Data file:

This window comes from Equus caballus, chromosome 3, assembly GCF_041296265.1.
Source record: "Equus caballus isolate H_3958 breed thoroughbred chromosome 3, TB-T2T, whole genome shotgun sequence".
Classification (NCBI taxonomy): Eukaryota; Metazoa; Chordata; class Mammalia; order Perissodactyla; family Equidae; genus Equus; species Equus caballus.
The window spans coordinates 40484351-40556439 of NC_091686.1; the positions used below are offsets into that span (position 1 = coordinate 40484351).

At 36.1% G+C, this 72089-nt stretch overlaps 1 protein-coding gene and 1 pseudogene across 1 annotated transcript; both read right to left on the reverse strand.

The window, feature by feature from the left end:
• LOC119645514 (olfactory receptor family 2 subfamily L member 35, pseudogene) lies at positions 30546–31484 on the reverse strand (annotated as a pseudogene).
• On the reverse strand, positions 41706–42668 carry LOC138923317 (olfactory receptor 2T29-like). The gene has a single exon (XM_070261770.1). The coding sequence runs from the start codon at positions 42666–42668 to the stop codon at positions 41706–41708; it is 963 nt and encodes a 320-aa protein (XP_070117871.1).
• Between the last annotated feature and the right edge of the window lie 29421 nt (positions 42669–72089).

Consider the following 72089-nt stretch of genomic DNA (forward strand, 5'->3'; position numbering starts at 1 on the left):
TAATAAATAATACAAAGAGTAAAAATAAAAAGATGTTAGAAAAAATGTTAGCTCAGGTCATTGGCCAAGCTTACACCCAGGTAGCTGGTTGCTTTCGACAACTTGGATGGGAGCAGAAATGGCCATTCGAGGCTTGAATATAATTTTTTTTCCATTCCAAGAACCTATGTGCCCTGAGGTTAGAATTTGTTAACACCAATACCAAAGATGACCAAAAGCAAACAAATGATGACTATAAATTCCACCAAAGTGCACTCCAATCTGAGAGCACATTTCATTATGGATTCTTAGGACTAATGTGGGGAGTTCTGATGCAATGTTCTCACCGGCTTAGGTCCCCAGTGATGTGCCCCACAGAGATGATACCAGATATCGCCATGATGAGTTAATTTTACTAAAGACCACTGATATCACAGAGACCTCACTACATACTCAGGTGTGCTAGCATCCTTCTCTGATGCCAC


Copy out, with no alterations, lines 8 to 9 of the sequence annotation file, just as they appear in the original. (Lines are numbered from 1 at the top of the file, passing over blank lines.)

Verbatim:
• On the reverse strand, positions 41706–42668 carry LOC138923317 (olfactory receptor 2T29-like). The gene has a single exon (XM_070261770.1). The coding sequence runs from the start codon at positions 42666–42668 to the stop codon at positions 41706–41708; it is 963 nt and encodes a 320-aa protein (XP_070117871.1).
• Between the last annotated feature and the right edge of the window lie 29421 nt (positions 42669–72089).